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Frogs in a jam jar, 1997

We sit like frogs in a jam jar, ready to jump as the next bit of information, mostly paper, rains down on us, and agonising about when to jump, and how high. The average UK medical mortal spends about 30 minutes a week reading journals, so we are always terrified of being behind. Filtering the volume of paper (estimated at about 3 kilos/week for the average GP) itself takes up 30 minutes. The twin problems are how to get the right stuff (evidence on which we should act) and how do we get that evidence into practice.

The right stuff

Patients hear on TV that there is a new whizzo remedy for something. They hear it before you do and come and ask about it. You know nothing (just a few weeks behind with the reading and no time to watch TV). A document in the 3 kilos six months or a year from now is six months or a year too late!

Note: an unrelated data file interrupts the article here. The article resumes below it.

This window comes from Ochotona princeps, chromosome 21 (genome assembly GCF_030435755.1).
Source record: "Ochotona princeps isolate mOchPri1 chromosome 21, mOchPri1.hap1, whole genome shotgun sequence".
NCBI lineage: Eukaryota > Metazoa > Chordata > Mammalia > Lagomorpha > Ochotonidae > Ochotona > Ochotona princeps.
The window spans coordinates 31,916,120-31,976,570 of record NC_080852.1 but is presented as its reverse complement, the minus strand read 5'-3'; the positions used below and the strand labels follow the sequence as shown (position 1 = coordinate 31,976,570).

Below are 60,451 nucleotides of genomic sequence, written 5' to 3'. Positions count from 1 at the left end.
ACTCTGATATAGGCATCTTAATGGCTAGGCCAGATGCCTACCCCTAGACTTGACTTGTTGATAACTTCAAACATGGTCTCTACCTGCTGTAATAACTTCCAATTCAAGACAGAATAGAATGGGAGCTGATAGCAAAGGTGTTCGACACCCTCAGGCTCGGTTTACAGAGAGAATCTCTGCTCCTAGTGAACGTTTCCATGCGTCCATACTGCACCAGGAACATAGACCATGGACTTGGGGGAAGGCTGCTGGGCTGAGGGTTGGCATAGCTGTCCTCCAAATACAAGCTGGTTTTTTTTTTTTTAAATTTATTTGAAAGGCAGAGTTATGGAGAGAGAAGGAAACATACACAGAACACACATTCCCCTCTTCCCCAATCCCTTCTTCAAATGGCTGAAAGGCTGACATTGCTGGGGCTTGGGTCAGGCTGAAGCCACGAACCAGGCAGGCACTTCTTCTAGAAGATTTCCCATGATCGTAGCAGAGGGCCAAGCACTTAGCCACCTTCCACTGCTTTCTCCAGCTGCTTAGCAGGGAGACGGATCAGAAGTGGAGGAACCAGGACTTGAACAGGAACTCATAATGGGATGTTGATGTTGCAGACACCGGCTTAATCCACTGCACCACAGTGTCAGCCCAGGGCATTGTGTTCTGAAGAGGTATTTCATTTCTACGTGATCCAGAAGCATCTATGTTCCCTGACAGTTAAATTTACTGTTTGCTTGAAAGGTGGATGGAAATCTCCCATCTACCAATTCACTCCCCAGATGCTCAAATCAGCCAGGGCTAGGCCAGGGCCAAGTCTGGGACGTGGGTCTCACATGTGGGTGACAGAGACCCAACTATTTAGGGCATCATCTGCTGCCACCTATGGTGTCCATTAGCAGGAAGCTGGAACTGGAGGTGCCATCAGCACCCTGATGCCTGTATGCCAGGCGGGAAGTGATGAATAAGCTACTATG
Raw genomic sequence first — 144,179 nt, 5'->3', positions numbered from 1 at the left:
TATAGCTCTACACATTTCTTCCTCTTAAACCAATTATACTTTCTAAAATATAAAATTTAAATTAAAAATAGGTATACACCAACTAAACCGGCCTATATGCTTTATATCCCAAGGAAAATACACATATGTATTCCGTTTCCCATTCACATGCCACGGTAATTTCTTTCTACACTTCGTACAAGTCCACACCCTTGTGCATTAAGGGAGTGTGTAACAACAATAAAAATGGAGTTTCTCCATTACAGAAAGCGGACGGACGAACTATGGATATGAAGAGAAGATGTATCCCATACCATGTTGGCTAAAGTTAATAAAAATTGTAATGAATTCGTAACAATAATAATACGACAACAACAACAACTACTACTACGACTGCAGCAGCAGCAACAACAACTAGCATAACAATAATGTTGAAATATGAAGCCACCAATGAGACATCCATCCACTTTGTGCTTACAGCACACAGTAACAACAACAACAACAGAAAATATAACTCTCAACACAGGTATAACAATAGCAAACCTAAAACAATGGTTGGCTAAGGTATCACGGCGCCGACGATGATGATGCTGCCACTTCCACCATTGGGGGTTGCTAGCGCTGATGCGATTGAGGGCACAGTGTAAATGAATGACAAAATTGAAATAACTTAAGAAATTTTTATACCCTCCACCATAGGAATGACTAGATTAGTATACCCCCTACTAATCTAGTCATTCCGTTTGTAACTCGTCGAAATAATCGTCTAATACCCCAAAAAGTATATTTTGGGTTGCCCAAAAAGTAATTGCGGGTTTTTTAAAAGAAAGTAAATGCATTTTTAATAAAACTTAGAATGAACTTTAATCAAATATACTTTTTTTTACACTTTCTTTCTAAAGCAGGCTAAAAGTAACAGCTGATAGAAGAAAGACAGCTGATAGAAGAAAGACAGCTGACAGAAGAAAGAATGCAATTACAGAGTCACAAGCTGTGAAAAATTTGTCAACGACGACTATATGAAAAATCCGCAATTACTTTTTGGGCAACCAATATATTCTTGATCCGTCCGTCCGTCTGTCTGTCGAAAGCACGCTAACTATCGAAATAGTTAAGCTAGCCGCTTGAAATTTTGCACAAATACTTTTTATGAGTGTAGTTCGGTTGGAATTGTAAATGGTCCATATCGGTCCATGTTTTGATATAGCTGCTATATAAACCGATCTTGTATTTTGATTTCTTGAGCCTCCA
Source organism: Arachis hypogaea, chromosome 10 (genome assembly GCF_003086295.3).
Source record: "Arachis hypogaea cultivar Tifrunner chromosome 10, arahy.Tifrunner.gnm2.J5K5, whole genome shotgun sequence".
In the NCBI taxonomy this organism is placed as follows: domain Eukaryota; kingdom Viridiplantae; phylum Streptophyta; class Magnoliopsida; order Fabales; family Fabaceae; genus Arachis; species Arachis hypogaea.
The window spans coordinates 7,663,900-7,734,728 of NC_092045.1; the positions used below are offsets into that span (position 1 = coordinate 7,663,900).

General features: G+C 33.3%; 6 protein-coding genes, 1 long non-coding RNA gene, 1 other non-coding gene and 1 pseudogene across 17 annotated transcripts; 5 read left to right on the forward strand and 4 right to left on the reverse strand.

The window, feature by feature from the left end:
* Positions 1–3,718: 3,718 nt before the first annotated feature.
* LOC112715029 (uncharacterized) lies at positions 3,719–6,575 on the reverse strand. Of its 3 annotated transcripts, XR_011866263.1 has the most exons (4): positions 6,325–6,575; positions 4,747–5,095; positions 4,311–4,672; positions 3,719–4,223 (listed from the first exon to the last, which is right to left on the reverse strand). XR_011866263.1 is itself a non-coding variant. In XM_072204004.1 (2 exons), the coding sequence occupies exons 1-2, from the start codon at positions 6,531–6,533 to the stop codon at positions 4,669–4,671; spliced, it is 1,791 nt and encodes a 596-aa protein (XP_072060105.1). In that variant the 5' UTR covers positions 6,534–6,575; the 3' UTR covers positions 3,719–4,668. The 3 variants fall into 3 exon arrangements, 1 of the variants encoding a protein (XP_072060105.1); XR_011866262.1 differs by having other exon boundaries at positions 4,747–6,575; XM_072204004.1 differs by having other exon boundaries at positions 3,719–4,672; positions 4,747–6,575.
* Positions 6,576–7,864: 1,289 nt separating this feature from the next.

The process of working out how the NHS will deal with this advance takes place in every health authority, Trust, or GP surgery. While Bandolier can understand the political imperative of devolving management decisions as much as possible, it makes little sense for every health authority, Trust, or GP to go through the same appraisal process, at huge cost. We need a new mechanism to help us. Perhaps this is at the heart of the implementation gap - what is stopping evidence getting into practice - spotted by Walshe & Ham (see next story).

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